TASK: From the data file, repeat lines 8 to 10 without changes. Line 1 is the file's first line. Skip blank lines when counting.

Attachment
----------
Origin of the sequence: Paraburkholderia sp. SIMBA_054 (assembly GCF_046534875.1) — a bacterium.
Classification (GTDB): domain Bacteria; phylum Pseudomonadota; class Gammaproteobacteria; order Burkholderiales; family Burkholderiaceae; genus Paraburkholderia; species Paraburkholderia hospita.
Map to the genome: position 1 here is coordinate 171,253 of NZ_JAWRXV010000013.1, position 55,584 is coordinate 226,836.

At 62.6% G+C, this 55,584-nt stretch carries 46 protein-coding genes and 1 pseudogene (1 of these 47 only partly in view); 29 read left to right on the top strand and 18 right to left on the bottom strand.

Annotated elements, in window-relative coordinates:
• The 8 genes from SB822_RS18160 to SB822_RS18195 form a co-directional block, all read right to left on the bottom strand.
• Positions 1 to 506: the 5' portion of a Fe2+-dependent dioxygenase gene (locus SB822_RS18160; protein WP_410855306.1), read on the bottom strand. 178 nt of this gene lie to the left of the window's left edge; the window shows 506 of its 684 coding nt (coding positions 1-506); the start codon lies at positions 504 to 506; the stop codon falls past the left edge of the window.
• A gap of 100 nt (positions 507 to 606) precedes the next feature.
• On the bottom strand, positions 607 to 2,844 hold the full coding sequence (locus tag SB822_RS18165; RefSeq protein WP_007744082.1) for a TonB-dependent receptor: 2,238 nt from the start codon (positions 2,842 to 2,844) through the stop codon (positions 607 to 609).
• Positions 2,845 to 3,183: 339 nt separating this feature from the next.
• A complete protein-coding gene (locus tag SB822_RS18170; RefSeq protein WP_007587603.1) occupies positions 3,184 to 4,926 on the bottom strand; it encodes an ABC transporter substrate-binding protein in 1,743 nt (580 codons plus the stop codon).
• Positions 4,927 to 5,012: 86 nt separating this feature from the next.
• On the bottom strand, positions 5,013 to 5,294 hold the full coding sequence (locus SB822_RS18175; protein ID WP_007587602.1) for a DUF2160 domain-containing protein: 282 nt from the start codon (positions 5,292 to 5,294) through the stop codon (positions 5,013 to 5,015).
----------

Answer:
• A gap of 100 nt (positions 507 to 606) precedes the next feature.
• On the bottom strand, positions 607 to 2,844 hold the full coding sequence (locus tag SB822_RS18165; RefSeq protein WP_007744082.1) for a TonB-dependent receptor: 2,238 nt from the start codon (positions 2,842 to 2,844) through the stop codon (positions 607 to 609).
• Positions 2,845 to 3,183: 339 nt separating this feature from the next.